A real windmill may have existed on Almondsbury Hill from the mid-seventeenth century. There was certainly one marked on Isaac Taylor’s map of Gloucestershire dated 1777; windmills provided very helpful landmarks to travellers. Two years before Taylor’s map, a lease of a windmill in Almondsbury (GA D674/a/E29), shows it to have been part of the Knowle estate of William Bromley Chester; Col. Chester-Master owned Woodhouse Farm in 1909, suggesting this was tbe the windmill we were looking for. It was marked on the OS 1830 map (surveyed perhaps twelve years earlier) as circular in plan, and may have been a tower mill of brick or stone, with the latter more likely. By 1843 only ‘Windmill field’ was marked on the tithe map. The windmill probably ceased work at about the same time as the one in Falfield a few miles to the north.

The Almondsbury Memorial Trustees still own Windmill field, but in 1909 it was only the memory of a windmill. The search has been interesting, and our thanks to Mike who has contributed substantially to this account.

Valentine’s Day

Posted by Admin on behalf of Elizabeth Jack

On 14th February 1924 (in G.A. Ref: D37/1/510) Maynard Ciolchester Wemyss wrote to the King of Siam:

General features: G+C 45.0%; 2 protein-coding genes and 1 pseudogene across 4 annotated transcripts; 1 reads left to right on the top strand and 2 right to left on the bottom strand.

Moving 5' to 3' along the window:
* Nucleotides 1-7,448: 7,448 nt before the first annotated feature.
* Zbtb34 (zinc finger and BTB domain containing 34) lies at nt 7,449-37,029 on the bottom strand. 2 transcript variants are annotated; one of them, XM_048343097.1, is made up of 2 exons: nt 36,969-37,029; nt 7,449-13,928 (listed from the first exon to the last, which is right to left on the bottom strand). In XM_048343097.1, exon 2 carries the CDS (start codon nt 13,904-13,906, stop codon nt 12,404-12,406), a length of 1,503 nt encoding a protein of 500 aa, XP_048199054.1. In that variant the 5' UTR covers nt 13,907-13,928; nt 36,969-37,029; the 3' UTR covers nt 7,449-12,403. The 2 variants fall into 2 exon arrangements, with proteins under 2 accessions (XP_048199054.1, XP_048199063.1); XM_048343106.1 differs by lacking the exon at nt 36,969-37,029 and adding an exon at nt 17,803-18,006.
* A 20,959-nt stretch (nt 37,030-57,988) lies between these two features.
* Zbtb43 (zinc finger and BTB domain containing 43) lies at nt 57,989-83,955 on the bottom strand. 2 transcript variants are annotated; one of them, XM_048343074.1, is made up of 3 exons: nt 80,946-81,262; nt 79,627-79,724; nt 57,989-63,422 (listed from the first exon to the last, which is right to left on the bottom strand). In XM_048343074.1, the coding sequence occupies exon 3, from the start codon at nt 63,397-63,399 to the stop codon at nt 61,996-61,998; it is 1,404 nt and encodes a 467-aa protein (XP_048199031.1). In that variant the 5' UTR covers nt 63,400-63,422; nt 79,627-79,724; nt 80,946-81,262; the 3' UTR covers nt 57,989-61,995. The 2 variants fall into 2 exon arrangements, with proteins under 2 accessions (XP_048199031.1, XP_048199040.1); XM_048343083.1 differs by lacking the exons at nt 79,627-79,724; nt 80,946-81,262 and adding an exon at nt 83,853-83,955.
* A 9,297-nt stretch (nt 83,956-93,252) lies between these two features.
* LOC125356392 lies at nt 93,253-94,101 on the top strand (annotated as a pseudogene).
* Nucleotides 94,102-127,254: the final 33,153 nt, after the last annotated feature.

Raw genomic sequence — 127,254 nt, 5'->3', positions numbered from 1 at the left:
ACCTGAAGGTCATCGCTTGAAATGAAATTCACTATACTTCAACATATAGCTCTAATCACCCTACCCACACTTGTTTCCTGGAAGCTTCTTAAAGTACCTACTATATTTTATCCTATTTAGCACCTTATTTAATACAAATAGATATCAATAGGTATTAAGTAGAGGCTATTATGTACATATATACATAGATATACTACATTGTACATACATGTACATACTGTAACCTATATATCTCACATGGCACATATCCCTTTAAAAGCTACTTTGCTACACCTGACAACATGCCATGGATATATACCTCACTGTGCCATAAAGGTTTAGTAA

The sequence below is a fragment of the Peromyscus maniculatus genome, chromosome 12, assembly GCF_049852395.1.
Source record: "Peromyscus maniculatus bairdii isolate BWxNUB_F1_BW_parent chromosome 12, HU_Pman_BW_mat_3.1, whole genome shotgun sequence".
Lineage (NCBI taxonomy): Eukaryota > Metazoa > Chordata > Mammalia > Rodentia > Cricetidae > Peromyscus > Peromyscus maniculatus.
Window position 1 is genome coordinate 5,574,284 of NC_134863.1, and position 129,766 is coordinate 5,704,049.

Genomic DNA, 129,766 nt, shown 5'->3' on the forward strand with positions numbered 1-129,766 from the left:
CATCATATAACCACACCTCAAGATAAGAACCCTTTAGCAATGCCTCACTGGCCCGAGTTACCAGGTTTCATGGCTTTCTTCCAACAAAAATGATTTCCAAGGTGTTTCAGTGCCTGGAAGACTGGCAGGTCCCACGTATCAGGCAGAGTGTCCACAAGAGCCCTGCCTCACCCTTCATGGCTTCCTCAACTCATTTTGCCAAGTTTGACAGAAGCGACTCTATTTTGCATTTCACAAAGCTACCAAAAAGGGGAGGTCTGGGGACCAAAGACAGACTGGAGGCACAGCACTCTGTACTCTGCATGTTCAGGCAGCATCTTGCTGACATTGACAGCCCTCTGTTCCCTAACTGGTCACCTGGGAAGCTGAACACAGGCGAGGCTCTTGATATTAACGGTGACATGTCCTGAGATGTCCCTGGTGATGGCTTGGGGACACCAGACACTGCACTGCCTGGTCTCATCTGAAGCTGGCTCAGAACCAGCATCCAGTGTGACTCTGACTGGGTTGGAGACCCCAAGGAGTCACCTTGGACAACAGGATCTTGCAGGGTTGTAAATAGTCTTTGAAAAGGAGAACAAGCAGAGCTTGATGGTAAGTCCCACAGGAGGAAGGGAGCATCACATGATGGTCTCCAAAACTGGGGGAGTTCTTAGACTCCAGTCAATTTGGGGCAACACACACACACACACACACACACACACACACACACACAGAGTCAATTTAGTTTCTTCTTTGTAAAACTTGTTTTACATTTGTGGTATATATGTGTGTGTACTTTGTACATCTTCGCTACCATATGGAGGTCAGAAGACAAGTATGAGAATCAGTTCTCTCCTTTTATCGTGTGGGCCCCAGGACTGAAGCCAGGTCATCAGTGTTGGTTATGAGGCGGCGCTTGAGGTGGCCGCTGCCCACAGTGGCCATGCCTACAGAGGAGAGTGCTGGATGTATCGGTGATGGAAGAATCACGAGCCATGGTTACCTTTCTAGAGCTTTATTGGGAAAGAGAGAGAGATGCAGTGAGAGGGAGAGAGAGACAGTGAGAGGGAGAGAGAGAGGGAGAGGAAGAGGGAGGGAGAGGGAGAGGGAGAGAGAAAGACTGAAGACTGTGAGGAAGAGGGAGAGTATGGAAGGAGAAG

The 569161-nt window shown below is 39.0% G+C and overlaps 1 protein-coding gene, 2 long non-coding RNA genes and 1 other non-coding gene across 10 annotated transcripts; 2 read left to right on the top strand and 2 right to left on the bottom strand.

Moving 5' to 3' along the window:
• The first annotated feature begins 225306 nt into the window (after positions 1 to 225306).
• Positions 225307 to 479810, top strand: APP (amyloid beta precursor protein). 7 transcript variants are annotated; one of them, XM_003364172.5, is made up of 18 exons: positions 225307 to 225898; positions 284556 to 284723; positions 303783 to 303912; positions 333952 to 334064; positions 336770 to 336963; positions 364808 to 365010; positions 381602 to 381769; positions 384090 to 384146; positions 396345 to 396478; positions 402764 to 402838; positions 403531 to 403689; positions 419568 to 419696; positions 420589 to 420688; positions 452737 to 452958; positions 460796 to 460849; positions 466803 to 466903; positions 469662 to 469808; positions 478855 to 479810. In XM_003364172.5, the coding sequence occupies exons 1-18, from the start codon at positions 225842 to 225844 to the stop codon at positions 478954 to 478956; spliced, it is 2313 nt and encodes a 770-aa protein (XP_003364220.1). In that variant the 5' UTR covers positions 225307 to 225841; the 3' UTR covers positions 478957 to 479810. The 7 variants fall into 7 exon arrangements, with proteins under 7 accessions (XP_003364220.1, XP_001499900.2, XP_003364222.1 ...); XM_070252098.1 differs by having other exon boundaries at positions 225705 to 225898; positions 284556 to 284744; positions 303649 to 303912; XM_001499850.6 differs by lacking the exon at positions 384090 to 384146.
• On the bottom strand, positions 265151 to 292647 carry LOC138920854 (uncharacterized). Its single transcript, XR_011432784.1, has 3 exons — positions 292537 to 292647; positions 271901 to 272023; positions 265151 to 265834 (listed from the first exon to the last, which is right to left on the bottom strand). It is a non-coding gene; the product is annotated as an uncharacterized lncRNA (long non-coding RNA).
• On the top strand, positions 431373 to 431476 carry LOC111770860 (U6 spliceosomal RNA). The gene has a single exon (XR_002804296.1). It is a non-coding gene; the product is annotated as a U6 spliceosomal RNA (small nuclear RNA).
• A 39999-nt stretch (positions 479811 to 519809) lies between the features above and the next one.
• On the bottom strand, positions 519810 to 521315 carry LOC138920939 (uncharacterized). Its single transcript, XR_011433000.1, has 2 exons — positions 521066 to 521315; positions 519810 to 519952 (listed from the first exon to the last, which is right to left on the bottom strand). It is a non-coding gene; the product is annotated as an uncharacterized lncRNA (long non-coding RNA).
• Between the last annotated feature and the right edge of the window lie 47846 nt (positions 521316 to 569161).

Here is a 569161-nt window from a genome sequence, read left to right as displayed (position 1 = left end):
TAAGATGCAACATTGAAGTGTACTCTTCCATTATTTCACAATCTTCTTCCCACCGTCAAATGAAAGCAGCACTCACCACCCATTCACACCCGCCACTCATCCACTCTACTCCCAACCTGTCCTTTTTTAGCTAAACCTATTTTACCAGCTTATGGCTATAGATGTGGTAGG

Sire
It is curious how customs and habits change. Today is Valentine’s Day and when I was young & in fact for some time afterwards, it was widely recognised as the chief day in the year for the love-lorn youths and maidens to exchange tokens of their affection. I believe the custom began with verses always supposed to be the production of the sender. I believe these date back for a great number of years. I think Pepys refers to them & very likely he was author of many amatory verses. Then I believe came the time when the love-lorn swain was himself the Valentine to be accepted as such or rejected by the lady of his choice though I don’t think her acceptance implied necessarily anything but a very temporary arrangement. Then much later on came the Penny Post and with it the printed and illustrated Valentine no longer the prided product of the sender and though the swain was only, at first, supposed to send one, the maiden might rake in as many as she could get, and regarded them as sort of trophies, somewhat in the light that an Indian warrior regarded the scalps of his enemies. Now-a-days one never hears of such a thing as a Valentine and very few people indeed realize or remember that 14th February has any special history attaching to it. I never could make out how or why the custom came to be associated with St. Valentine. I believe he was a nameless and blameless individual who came to a tragic end. How different is the position and life of a young girl now to what her grandmother’s was in the days when she received tributes of Valentines and perhaps very demurely admitted their receipt. I am conservative enough to feel a little regret when such an innocent and humble little custom as this passes into oblivion. It is one of the vanishing links with the past and I always regret it when these links are broken.